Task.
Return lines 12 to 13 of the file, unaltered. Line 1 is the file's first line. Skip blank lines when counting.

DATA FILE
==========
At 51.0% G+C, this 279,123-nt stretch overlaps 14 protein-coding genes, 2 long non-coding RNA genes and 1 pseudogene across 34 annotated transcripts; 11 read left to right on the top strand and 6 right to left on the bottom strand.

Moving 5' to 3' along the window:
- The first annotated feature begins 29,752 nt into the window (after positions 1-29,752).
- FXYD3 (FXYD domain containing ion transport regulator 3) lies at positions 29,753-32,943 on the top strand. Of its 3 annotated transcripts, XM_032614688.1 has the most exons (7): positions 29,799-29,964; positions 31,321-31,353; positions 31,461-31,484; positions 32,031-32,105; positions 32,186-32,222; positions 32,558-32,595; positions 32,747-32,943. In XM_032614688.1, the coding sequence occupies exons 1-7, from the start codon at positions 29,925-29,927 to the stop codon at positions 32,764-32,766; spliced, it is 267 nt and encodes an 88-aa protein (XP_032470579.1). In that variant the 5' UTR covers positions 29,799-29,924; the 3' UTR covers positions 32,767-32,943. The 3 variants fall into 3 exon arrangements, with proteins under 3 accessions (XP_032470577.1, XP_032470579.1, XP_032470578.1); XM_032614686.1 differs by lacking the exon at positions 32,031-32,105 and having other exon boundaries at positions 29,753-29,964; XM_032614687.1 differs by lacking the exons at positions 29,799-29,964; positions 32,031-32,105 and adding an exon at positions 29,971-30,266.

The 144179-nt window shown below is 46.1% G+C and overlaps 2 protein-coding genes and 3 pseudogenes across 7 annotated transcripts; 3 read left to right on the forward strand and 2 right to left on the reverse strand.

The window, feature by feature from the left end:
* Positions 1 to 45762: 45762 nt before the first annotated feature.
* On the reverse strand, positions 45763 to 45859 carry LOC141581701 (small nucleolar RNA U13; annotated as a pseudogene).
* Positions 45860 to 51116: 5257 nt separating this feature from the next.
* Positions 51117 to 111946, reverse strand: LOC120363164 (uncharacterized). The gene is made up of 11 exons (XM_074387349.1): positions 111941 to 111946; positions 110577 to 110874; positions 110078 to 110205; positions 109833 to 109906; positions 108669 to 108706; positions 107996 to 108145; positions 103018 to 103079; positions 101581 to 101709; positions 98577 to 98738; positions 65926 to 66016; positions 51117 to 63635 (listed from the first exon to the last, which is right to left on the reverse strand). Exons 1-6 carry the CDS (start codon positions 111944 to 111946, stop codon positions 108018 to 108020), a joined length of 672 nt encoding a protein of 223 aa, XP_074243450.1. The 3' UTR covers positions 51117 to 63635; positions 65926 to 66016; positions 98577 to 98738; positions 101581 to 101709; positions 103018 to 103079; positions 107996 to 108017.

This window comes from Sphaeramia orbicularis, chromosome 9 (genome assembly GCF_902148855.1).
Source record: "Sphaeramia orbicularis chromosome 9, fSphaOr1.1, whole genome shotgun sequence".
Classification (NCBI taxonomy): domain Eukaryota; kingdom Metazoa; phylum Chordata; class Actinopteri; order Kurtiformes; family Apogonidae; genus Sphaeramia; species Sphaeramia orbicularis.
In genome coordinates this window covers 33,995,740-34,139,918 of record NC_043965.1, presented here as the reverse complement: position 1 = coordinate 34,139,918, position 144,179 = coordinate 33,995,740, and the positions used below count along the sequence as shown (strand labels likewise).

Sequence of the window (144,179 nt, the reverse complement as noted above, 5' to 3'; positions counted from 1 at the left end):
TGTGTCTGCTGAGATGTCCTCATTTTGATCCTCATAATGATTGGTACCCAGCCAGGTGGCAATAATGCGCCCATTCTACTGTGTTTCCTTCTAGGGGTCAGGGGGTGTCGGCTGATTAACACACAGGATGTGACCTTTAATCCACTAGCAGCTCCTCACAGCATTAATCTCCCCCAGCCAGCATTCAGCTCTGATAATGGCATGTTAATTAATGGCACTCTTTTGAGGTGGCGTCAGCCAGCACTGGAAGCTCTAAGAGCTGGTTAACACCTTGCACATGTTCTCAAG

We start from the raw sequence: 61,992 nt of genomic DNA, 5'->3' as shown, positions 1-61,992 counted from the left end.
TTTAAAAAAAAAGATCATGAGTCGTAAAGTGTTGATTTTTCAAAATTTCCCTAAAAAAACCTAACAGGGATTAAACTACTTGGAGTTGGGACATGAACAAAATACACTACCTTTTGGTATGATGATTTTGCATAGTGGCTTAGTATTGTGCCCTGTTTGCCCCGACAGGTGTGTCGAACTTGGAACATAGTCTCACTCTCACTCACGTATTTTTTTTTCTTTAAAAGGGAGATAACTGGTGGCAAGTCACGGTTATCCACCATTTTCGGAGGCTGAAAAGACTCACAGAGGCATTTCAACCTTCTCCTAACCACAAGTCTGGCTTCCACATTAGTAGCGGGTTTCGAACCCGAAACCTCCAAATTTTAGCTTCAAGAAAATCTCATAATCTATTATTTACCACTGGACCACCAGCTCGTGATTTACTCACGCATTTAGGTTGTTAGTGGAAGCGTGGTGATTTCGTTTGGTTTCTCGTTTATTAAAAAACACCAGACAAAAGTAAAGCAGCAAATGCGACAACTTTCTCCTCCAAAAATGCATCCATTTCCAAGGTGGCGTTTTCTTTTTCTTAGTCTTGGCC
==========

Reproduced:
Source record: "Sphaeramia orbicularis chromosome 9, fSphaOr1.1, whole genome shotgun sequence".
Classification (NCBI taxonomy): domain Eukaryota; kingdom Metazoa; phylum Chordata; class Actinopteri; order Kurtiformes; family Apogonidae; genus Sphaeramia; species Sphaeramia orbicularis.